Console sales cycles last 7-10 years on average, and given that consoles are break-even at best, you’re looking at serious losses either from lost sales or per-unit loss to the bottom-line as long as tariffs are in force. For perspective, about half of all consoles are sold in the US, and 8th Gen US sales were over $40 billion in sales, so at 19% potentially upwards of $7 billion in additional cost for the total cycle would occur if tariffs were to become permanent. Consoles are also often subject to additional tax and export controls due to high performance and potential military applications.
The 8th generation console global sales, 2012 – 2019, amounted to about $70.5 billion:
Thus companies are making moves, and Nintendo is leading the way, setting precedent by announcing moving 30% of production of the Switch to Vietnam. For Microsoft’s Xbox and Sony’s PlayStation next gen products, there is still no official word on manufacturing locale, though both companies have indicated that tariffs are an issue and are considering alternatives to China, particularly as they already need to retool anyway, and to stay in China and lose a bet on tariffs going away could cost them billions.
Meanwhile, Google and Amazon both have new forays into the game space, and are likely rumored to be looking at places not Mainland China. Console competition is high – with new entrants trying their hand at gaming, they need to be cost wary:
- Google’s STADIA is already getting lackluster reception, and a high price could be fatal.
- Little is known about Amazon’s foray into game streaming and development, but any hardware or hosting tariffs could impact their plans.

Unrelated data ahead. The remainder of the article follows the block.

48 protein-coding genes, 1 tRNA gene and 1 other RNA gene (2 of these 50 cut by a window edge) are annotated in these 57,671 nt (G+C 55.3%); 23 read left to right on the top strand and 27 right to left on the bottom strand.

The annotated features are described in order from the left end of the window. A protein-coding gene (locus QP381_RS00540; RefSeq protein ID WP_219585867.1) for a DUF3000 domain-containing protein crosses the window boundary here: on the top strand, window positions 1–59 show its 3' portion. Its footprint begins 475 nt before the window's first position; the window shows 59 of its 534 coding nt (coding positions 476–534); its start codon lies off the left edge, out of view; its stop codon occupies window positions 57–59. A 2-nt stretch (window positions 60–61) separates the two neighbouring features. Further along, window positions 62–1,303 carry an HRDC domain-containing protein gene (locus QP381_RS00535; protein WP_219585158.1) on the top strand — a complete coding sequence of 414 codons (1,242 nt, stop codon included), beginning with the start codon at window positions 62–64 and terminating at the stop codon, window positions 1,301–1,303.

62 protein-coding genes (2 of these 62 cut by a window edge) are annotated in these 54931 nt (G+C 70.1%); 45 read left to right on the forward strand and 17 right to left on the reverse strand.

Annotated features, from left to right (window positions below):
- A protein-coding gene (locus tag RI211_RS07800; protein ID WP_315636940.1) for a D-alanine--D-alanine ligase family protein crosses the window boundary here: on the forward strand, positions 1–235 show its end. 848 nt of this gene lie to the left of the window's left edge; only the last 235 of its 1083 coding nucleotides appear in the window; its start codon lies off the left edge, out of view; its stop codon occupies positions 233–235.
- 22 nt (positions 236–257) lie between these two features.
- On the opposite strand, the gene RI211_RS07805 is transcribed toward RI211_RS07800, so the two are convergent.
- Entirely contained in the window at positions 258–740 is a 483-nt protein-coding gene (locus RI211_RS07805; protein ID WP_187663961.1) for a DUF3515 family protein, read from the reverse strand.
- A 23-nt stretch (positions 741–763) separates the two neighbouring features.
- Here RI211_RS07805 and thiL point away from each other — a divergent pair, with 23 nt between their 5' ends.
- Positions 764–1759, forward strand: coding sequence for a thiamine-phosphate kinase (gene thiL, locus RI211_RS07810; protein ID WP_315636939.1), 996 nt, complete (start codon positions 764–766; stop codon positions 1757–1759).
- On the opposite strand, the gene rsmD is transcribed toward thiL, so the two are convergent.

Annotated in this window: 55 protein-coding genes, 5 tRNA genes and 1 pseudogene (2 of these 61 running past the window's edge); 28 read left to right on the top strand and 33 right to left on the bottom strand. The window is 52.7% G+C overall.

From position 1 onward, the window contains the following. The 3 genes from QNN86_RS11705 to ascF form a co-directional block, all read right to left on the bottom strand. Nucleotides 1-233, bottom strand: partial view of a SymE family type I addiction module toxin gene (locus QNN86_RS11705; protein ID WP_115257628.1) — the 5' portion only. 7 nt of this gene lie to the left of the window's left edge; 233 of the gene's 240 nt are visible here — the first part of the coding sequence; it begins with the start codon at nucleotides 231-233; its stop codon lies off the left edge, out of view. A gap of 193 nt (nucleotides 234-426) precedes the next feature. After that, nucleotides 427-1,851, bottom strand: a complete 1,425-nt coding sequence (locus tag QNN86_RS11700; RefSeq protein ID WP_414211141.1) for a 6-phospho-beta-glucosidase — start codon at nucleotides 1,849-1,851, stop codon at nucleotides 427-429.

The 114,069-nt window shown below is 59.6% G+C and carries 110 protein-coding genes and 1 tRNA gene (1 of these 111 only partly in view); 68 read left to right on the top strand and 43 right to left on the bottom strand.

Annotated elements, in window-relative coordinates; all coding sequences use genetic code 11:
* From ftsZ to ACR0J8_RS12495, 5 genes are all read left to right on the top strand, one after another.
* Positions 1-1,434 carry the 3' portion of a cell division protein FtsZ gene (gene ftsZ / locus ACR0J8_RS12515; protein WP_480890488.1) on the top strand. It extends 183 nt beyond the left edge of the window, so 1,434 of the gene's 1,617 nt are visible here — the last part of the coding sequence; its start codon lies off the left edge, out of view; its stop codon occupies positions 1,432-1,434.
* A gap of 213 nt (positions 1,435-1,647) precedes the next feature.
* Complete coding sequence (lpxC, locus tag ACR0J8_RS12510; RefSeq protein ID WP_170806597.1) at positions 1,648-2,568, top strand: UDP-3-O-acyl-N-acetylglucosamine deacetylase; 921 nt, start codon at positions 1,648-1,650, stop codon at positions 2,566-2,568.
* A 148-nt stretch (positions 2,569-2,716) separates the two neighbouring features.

It’s not just these majors – there are a slew of third-party manufacturers – for controllers, accessories, games and more, all built around next gen hardware, and all likely reconsidering their options.
Production outside of China would have been unthinkable to most corporate boards 10 years ago. Even if Trump expands his trade war to other locales; currency and labor costs may still be sufficient motivation to move production. As is, the threat of tariffs should weigh heavy on any console manufacturer’s strategic plans.
Where’s production moving to?
Taiwan (Foxconn), Vietnam (Nintendo), and Thailand (Microsoft, HP) all seem to be popular, with some looking at Indonesia (Microsoft) and India (Apple) as well. Each company seems to have a country of choice, which is interesting in that no one “new” country of choice is emerging. Anywhere with a tech industry, good labor, and friendly regulations appear to work well. Reminiscent of the Asian Tigers, South East Asia stands to benefit greatly, as these new facilities will bring jobs, goods, tech and training.
I for one would imagine many SE Asia countries are trying to take advantage of the current Trade War turmoil and pushing heavily to get next-gen consoles manufactured in their country. And if they aren’t, they should be.